- Headline summary
- Total number of reports
- Analysis by age
- Self-generated child sexual abuse
- Case study: 3-6 year olds
- Sexual abuse of boys
- Prevalence of female offenders
- Domain analysis
- Top-level domain hopping
- Site types
- Geographical hosting
- Commercial content
- Dark web reports
- Commercial dark web reports
- Commercial disguised websites
- Hash metadata analysis
- IWF Taskforce
- UK hosted child sexual abuse
- Non-photographic child sexual abuse
Analysis by age
0-2 years: Babies and toddlers
Every year, we see a high proportion of Category A images showing the most severe, sadistic forms of sexual abuse involving babies, toddlers and even newborns. In 2021, we also saw an increase in the number of Category B images, indicating that an adult abuser is present in the images.
3-6 years: Young children
We saw a high proportion of boys aged 3-6 appearing in sexual abuse imagery, often with a female sibling. Criminals will coerce children into bringing their younger siblings online with them, exploiting the opportunity to abuse more than one victim in the same household.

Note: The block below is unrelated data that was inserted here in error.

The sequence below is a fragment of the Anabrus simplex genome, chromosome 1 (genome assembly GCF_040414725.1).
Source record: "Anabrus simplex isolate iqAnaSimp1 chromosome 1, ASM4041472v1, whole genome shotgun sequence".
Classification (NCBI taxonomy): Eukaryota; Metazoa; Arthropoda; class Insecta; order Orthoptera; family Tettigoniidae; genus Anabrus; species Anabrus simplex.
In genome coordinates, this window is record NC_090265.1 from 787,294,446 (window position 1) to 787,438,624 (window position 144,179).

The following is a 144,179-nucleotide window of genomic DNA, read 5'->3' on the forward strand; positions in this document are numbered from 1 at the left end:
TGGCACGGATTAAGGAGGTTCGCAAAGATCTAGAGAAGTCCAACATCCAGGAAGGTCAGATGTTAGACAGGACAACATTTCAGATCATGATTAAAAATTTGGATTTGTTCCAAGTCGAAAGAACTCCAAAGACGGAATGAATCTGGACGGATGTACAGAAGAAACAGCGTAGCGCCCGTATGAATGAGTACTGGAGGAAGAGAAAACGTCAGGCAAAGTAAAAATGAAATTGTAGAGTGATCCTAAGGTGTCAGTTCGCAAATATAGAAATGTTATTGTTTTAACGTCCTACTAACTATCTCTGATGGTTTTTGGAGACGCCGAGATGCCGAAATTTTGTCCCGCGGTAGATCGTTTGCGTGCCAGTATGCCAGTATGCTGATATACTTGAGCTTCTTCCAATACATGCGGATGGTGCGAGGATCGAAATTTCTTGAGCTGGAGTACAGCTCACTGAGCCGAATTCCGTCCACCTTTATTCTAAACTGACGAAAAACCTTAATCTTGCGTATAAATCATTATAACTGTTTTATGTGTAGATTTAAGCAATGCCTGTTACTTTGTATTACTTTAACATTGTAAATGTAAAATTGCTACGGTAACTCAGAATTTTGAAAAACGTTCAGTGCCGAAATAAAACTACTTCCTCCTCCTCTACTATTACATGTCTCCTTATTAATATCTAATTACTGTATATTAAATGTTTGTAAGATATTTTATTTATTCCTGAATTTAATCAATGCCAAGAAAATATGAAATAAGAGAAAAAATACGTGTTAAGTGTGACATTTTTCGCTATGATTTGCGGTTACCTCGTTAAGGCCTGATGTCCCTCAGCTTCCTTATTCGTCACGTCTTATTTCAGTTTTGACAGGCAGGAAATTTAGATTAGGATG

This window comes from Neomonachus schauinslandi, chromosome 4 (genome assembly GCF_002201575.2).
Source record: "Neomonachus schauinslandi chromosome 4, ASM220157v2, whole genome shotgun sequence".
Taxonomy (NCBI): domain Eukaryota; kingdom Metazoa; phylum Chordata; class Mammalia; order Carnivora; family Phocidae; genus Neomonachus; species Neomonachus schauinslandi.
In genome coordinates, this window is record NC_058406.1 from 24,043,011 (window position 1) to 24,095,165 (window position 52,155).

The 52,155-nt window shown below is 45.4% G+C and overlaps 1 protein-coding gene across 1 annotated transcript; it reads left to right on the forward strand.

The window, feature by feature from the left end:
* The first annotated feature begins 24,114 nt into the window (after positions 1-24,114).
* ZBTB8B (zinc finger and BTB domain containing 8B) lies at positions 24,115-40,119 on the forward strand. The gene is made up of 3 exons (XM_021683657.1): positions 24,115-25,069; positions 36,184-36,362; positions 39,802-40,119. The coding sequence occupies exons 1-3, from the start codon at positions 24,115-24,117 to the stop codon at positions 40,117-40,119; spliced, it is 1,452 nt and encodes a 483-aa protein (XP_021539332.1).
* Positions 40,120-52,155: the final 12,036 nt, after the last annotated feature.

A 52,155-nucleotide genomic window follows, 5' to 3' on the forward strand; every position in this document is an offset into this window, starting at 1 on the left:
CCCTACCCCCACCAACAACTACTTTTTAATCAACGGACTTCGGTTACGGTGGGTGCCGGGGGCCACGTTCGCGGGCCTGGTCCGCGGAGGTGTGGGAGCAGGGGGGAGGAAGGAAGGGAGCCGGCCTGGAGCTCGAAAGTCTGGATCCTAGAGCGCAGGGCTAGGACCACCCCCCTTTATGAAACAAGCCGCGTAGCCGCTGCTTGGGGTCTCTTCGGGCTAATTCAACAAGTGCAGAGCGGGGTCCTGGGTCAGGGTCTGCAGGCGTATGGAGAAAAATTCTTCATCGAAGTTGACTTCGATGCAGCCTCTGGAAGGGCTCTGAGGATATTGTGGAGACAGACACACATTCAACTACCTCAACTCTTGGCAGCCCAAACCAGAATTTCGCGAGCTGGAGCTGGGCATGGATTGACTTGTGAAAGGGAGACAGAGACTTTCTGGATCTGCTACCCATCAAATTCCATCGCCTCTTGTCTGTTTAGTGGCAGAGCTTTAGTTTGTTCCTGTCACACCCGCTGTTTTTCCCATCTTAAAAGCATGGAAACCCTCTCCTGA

You can read more about our data on the sexual abuse of boys here.
7-10 years: Pre-pubescent children
In 2021, we sadly saw a three-fold increase in “self-generated” imagery showing 7-10-year-olds. Children have spent an increasing amount of time online during the pandemic, leaving them vulnerable to grooming and coercion by abusers who manipulate them into recording their own abuse on camera.
11-13 years: Older children
Life is increasingly lived online, and older children are often quick to explore new technology. As in previous years, we have seen more children aged 11-13 in “self-generated” child sexual abuse imagery, created using webcams or smartphones, than any other age group. These devices can act as an open door into children’s homes, often their own bedrooms.
14-15 years: Teenagers
The pandemic has continued to impact teenagers’ social lives, with many spending more time than ever online. Criminals will target children – girls in particular – and manipulate them into performing sexual acts on camera. These images are then shared across the internet, with the devastating result of re-victimising the child every time these images are viewed.
16-17 years: Older teenagers
In many cases, the images we see of 16-17 year olds are “self-generated” and have initially been shared consensually with a boyfriend or girlfriend before being shared further online. As it can be difficult to assess the age of older teenagers accurately, we can only remove sexual imagery of them when their age has been verified. In 2021, we were able to remove more criminal images of older teenagers thanks to the launch of Report Remove which enables children to report their own sexual imagery to us, via Childline.